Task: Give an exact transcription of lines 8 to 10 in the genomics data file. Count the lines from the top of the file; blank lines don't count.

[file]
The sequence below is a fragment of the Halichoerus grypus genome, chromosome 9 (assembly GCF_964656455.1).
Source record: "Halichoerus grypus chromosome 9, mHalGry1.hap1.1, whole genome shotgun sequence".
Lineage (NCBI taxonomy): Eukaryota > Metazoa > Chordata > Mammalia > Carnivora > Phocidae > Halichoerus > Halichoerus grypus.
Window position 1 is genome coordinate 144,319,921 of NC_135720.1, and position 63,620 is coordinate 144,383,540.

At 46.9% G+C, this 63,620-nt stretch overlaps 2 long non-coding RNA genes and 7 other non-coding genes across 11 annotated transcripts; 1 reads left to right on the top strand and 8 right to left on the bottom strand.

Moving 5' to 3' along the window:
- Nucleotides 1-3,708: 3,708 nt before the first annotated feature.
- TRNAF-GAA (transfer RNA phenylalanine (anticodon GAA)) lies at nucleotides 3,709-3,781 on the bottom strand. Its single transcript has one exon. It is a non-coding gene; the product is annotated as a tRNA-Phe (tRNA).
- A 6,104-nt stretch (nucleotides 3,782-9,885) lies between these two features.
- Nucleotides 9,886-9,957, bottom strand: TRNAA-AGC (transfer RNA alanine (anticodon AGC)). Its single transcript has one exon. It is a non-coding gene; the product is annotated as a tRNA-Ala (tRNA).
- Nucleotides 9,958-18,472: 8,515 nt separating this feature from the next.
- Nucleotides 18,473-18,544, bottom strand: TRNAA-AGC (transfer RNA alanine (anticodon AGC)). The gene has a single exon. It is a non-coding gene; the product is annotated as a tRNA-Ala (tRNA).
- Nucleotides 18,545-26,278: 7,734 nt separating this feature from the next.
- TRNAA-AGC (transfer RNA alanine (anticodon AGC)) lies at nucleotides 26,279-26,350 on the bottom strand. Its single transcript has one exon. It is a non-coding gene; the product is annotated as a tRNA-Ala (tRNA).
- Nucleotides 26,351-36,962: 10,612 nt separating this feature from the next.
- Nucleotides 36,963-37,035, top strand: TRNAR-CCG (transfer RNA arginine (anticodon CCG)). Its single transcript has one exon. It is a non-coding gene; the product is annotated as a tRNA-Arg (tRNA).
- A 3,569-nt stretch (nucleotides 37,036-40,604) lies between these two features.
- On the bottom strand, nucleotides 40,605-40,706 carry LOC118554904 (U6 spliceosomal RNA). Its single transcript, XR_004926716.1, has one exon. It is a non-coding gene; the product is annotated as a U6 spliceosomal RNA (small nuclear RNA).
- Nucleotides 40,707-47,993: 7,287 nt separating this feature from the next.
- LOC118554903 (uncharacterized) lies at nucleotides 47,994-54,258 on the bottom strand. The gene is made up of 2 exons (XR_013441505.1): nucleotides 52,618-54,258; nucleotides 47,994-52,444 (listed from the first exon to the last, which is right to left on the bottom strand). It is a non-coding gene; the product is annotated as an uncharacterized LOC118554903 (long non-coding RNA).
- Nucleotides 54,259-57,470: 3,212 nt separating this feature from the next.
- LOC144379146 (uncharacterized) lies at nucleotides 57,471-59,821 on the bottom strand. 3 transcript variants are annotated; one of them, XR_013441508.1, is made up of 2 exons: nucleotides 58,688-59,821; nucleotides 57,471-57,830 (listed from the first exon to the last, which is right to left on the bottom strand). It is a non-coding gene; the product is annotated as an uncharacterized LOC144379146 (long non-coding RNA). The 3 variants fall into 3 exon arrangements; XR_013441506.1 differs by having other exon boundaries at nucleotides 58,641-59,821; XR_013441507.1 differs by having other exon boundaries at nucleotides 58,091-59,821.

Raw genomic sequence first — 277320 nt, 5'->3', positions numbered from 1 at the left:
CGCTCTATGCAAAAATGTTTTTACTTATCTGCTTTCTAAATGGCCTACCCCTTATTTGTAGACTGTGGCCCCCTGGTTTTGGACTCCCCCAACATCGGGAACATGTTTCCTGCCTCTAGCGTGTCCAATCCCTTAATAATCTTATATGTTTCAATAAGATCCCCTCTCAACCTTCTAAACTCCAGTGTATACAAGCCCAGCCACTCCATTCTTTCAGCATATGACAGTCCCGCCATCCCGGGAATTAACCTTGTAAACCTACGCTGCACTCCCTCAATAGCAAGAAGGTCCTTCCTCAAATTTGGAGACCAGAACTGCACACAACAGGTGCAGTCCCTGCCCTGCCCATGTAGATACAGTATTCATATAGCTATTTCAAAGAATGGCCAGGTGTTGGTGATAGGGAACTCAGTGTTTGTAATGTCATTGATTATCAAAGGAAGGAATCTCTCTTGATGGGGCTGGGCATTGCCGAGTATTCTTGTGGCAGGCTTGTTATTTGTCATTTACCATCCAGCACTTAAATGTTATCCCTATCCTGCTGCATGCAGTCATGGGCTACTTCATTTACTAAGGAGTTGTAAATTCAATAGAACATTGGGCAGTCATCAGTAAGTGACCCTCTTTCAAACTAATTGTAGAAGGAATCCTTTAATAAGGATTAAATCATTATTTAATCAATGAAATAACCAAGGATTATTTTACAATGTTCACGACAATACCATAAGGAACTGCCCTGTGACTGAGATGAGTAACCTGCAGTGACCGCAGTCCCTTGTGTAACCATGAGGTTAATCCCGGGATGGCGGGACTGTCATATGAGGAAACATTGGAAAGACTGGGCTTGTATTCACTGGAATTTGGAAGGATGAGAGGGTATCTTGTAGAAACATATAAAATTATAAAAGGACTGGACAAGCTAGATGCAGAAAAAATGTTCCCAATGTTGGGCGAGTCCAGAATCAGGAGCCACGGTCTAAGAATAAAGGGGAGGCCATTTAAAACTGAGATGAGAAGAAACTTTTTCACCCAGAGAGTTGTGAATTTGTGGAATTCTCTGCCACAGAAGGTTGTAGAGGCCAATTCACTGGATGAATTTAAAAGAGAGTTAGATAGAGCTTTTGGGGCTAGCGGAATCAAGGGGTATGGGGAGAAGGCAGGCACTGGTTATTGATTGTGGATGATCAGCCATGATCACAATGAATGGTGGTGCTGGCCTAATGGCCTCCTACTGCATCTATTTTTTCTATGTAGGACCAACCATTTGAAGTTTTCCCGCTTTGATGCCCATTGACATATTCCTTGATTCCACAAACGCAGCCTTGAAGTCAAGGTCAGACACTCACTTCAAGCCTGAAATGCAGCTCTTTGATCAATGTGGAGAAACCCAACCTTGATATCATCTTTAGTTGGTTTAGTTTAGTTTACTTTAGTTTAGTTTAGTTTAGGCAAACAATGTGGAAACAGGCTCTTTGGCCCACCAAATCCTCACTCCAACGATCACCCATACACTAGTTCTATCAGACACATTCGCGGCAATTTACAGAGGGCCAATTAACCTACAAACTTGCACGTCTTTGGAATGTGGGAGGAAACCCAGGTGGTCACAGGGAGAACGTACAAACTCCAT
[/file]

- TRNAF-GAA (transfer RNA phenylalanine (anticodon GAA)) lies at nucleotides 3,709-3,781 on the bottom strand. Its single transcript has one exon. It is a non-coding gene; the product is annotated as a tRNA-Phe (tRNA).
- A 6,104-nt stretch (nucleotides 3,782-9,885) lies between these two features.
- Nucleotides 9,886-9,957, bottom strand: TRNAA-AGC (transfer RNA alanine (anticodon AGC)). Its single transcript has one exon. It is a non-coding gene; the product is annotated as a tRNA-Ala (tRNA).